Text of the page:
A well established way of sending data over a communications network is to partition the data into small packets having a regular format. Each packet, also known in the art as a datagram, includes an electronic address which is used to route the packet across the network to its designation. The packets are then reassembled at the destination and the data restored to its original or some other prearranged format.
Data communications is often conducted in accordance with the Internet Protocol (IP) suite. The IP suite provides for the transmission of packets from source to destination through the various interconnected devices which form the network. While the IP suite does not guarantee delivery of each packet, the integrity of the data carried by the packet, or the order in which the packets arrive at the destination, it does provide error protection for some of the critical information within the packet.
FIG. 2A illustrates the format of an IP packet. The packet includes a header portion 21, which carries control information about the packet, and data portion 22, which contains the data being carried by the packet. Header portion 21 typically has a fixed format and length while data portion 22 may vary in length. FIG. 2B is a more detailed illustration of the format of an IP packet with header portion 21 and data portion 22. As shown in FIG. 2B:
Byte 0 of header 21 includes a 4-bit Version field which indicates the format of the header and a 4-bit Header Length (IHL) field which indicates the length of the Internet header in 32-bit words.
Byte 1 is an 8-bit Type Of Service Field which indicates the type of service which is to be given to the packet.
Bytes 4 and 5 form a 16-bit Total Length field which indicates the total length of the packet (including header and data) measured in octets.
Bytes 6 and 7 form a 16-bit Identification field which contains a value assigned by the sending device to aid in assembling the packets.
Byte 8 includes a 3-bit Flags field which contains flags controlling fragmentation of the packet and a 13 bit Fragment Offset field which indicates where in the packet this fragment belongs.
Byte 9 is an 8-bit Time To Live field which places a limit on the life span of the packet.
Byte 10 is an 8-bit Protocol field which indicates the protocol associated with the data in the data portion of the packet.
Bytes 11 and 12 form a 16-bit Header Checksum field which represents a checksum computed on the packet header field only.
Bytes 13-16 contain a 32-bit IP address which specifies the Source Address of the packet.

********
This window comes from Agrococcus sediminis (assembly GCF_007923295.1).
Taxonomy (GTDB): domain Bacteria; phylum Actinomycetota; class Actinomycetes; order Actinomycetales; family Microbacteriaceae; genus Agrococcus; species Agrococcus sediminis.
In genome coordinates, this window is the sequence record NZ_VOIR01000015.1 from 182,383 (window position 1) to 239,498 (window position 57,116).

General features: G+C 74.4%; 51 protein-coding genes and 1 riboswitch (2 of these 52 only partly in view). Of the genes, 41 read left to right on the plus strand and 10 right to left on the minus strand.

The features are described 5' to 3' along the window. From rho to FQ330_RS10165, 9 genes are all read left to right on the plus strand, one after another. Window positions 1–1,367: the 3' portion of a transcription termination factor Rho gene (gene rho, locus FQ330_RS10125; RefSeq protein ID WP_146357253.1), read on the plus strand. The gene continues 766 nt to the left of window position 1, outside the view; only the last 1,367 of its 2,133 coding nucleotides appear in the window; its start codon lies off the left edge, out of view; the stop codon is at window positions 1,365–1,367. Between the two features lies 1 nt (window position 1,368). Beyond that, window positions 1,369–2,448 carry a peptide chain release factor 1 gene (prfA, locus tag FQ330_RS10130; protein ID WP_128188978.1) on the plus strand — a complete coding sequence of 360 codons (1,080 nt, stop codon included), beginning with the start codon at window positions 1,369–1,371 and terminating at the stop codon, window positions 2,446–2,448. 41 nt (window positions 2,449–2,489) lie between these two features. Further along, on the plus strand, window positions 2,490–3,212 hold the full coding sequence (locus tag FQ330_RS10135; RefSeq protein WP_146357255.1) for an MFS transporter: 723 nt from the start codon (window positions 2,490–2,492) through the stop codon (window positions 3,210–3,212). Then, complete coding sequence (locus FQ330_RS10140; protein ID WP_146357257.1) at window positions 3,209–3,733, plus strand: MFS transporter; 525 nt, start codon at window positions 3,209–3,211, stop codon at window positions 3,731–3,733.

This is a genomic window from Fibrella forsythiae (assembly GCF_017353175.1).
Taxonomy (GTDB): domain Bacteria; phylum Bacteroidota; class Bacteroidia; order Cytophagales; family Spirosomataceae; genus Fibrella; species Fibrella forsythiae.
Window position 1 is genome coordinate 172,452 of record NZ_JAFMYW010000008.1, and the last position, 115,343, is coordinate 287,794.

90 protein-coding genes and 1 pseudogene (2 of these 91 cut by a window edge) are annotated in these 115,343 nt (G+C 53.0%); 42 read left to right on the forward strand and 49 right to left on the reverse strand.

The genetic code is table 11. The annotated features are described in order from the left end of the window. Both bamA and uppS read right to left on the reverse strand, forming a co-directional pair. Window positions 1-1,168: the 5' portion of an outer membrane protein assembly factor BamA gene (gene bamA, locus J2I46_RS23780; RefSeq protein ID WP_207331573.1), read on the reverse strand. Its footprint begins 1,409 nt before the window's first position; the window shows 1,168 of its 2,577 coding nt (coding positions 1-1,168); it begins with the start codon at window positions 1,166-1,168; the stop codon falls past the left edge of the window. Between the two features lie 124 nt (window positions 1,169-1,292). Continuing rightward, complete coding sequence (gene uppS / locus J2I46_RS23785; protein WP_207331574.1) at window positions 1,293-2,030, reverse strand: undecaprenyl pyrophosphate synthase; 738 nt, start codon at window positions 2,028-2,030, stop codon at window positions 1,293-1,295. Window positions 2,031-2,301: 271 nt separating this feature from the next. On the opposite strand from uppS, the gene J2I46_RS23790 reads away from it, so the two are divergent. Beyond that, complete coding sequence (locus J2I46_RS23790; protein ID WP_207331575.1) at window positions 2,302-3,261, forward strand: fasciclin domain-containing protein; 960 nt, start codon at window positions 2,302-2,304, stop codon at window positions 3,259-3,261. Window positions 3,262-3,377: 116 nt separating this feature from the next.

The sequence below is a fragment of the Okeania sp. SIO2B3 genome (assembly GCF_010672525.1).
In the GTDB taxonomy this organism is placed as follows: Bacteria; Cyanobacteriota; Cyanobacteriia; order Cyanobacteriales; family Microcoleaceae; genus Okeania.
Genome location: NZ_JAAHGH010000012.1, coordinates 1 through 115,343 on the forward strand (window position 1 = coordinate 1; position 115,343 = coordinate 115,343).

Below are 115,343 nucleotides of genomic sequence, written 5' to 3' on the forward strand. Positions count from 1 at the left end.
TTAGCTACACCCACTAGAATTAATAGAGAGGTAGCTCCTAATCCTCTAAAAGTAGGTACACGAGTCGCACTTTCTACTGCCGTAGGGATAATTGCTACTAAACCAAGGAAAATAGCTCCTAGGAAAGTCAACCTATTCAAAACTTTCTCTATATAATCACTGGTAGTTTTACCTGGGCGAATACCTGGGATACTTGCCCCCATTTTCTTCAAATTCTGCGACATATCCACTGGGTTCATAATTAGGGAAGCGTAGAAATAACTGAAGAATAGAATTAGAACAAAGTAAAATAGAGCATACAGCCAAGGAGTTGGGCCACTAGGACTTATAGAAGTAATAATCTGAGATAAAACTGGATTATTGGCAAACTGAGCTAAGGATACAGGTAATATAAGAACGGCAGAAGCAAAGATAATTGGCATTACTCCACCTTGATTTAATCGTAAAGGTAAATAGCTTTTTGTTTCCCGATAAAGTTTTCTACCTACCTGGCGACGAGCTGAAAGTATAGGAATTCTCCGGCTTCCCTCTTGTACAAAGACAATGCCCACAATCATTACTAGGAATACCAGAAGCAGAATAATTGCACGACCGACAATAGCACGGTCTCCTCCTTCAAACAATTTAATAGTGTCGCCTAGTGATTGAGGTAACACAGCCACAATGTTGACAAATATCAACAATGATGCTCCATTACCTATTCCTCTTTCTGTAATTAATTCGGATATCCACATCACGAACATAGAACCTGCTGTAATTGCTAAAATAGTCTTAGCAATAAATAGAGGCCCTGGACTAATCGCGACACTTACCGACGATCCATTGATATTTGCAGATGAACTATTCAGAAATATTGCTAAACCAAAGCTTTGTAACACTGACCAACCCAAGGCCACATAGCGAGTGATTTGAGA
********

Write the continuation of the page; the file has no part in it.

Bytes 17-20 contain a 32-bit IP address which specifies the Destination Address of the packet.
Bytes 21-22 form a variable length Option field.
Byte 23 is a Padding field.
The source and destination IP addresses contained in the packet header are divided into two fields, a network-identifier and a host-identifier. The network-identifier specifies a particular physical network in the Internet and the host-identifier specifies a particular device attached to the specified physical network.
With respect to telecommunications network illustrated in FIG. 1, each component which comprises the network may be assigned an IP address. For example, each of the multiple terminal host devices 5 which operate on the network may be assigned their own IP address. Thus, when caller 1 places a call to central switch 2 using a telephone number associated with the terminal host device for which communications is desired, central switch 2 can convert the telephone number to the corresponding IP address for the terminal device being called.
In addition, when host device 5 places a call back to central switch 2, it can identify itself to central switch 2 by its IP address.
The use of a packet format to send data back and forth though the network provides most efficient data flow and reliability.
FIG. 3 is a block diagram of one embodiment of the PC card according to the present invention. The card includes a number of interconnected elements. A master control processor (MCP) 31 controls the operation and function of each of the elements. MCP 31 is formed of random access memory (RAM) 33, non-volatile memory 34 and read only memory (ROM) 35. These memory elements store data and computer control routines which are executed by microprocessor 32 in order to carry out its control functions.
MCP 31 is coupled to wireless radio transmit/receive circuitry 37 with its antenna 38. This circuitry allows two-way voice and data communication between the user of the device in which the PC card is installed and anyone else with wireless transmit/receive circuitry operating on the same frequency and using one of the supported protocols identified in protocol selection block 44.